75% of College Students Have Buyer’s Remorse About Their Student Debt
Our future is largely determined by whether or not we go to college, whether or not we get a degree and what that degree is in. Millions of Americans have enrolled in college, gone to college, borrowed money to go to college, but never ended up getting a degree. 40% of those who enrolled ten years ago have college debt but no college degree.
President Biden is talking about forgiving $10,000 of student loan debt for tens of millions of Americans. In fact, it would completely wipe out the debt of 15 million people, a third of all the college debt borrowers, half of them don't have a degree and four and a half million of them are already delinquent or in default on their loan repayments. Wiping out $10,000 of debt per borrower would cost the federal government $230 billion. A quarter of a trillion. This is why it's such a political football in the middle of the government fighting inflation. We're now talking about throwing another quarter of $1,000,000,000,000 into the economy by virtue of debt elimination for these 15 million people. We have to ask ourselves if the government can afford it. We have to ask ourselves if, in fact, this is a fair way to inject capital into the economy.
The Free College Experiment in NY
Five years ago, for example, New York State made college free. A million students, residents of New York State qualify for free college. And of those million students over the last five years, guess how many have taken advantage of this? 73,000. One of the reasons they say so few students have enrolled under this free tuition program. The application process is a barrier. It's complicated and difficult, and most can't get through it.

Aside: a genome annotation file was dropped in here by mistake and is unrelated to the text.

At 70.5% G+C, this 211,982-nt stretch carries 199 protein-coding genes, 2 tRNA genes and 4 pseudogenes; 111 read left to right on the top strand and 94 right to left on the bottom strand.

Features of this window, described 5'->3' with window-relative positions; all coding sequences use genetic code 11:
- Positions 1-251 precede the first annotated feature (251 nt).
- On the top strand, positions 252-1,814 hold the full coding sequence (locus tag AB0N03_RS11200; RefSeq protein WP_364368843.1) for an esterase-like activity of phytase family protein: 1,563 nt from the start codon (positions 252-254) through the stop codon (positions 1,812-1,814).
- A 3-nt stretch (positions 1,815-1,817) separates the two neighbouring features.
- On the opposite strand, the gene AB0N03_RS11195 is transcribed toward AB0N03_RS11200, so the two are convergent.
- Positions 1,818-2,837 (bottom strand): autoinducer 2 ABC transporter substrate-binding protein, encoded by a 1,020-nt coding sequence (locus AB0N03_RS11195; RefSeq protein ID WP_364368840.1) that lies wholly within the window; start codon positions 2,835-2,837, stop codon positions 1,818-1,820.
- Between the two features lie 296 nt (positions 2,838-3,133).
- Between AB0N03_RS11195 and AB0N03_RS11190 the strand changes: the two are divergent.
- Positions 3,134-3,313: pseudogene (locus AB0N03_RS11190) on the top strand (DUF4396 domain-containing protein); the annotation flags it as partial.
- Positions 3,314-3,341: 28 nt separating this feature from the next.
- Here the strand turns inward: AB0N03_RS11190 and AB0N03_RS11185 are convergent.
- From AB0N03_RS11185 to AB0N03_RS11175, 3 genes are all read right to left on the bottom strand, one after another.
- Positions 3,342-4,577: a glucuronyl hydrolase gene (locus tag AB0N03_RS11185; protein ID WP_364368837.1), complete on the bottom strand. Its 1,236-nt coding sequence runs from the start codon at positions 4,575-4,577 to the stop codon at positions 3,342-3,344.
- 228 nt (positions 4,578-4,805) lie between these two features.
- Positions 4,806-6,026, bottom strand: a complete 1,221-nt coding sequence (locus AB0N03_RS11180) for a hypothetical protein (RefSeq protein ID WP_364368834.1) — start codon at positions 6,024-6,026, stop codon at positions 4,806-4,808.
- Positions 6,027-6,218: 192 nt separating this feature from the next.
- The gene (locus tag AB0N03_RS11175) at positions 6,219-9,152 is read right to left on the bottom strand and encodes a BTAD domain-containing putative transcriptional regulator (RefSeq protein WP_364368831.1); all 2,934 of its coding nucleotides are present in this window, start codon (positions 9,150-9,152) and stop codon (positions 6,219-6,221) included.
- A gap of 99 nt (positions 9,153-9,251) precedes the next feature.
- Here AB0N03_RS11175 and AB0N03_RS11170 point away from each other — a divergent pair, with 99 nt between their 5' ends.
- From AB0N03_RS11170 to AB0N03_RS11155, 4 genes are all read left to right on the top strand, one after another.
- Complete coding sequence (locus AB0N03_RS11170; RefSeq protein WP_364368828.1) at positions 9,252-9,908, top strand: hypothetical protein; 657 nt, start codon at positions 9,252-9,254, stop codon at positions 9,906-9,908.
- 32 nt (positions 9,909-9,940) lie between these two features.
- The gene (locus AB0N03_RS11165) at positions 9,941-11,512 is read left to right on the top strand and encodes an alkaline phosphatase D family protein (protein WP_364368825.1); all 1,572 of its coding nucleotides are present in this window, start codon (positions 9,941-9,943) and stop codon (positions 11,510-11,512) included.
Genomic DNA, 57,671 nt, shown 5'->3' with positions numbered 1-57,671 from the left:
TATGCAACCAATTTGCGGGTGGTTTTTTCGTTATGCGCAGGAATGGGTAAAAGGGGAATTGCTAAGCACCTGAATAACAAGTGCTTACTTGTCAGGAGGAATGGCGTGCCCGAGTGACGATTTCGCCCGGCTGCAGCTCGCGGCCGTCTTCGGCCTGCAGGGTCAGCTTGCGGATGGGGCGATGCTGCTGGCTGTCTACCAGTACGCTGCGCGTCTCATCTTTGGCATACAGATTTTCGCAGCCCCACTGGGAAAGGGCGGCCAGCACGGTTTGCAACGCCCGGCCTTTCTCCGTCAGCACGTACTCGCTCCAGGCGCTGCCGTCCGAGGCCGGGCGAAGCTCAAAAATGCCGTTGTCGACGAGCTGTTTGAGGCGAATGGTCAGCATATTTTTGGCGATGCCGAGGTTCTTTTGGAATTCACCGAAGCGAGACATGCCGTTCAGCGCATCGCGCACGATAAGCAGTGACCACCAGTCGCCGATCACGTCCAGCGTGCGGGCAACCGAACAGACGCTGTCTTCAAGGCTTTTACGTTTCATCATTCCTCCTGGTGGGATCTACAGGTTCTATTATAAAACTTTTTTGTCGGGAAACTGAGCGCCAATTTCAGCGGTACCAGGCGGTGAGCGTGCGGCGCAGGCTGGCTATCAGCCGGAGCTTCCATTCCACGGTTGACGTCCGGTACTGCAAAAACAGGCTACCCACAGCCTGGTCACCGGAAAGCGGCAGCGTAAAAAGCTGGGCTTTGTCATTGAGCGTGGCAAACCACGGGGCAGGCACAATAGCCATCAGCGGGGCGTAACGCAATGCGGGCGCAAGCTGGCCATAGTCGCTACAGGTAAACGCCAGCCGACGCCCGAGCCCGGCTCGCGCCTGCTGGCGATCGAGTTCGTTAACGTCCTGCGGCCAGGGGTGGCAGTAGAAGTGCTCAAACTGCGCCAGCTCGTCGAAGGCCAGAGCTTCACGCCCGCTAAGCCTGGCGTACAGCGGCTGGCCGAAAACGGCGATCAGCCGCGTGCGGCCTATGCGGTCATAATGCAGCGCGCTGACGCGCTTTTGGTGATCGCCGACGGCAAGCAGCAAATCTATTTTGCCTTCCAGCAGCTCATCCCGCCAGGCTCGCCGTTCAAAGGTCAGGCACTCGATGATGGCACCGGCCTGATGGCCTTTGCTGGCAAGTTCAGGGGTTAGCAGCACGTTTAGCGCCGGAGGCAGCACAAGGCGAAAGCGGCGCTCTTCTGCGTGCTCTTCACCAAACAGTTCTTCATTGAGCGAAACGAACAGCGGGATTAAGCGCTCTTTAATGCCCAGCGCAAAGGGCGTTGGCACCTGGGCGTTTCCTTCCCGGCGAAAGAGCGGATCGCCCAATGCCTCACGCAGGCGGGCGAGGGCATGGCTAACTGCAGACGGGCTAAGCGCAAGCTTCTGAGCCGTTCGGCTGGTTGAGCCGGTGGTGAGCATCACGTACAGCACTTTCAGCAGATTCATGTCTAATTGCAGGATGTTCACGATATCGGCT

College Students and Their Buyer’s Remorse
There's a new survey of recent college graduates. Nearly six out of ten say their degree did not prepare them for a job. Half say they haven't even applied for entry level jobs because they feel they're underqualified, even though they've got a brand new college degree. 75% of college grads have buyer's remorse about their student debt. Only 25% say given the chance to do it again, they would. Seven out of ten say they would not go to college, would not incur that debt if they could do it all over again. And more than half regret the specific degree that they chose to get wrong field. They say, “I should have studied something else.” 41% say that if they could do it all over again, they would choose a degree in a field that has more in demand, better opportunity for getting a job and a good paying job and a good career. College students as a result, are quitting college to take jobs that have new high pay offers. Employers around the country are struggling to find workers.
And so a lot of these college kids are saying, why should I go to college and spend 30 or 50 grand a year going into debt to do so when I can go get a job making 30 or 50 grand a year. There are 700,000 fewer students enrolled in college this year across the country. That's a 5% drop from last year. The numbers are even bigger. A community college's enrollments down 800,000 since the start of the pandemic.
I've talked with you often about the issue of college planning as part of your overall financial plan. You need to make sure you're talking with your children, your grandchildren who are headed to college, make sure they are handling the college question correctly. Should they go to college? Should they go right now? What kind of a college should they attend? How much are they going to be willing to spend on their degree? How much debt are they going to incur and what degree are they going to obtain? What are the economic and occupational opportunities in that degree?
Because with exponential technologies, so many fields are going to be obsolete, replaced by robotics, artificial intelligence and other technologies. Learn from those who got their degrees over the last ten years. Avoid the regret that they are expressing. There are two ways to learn. You can learn from experience, which is very time consuming and very expensive, or you can learn from the experiences of others saving you that time and potentially, that regret.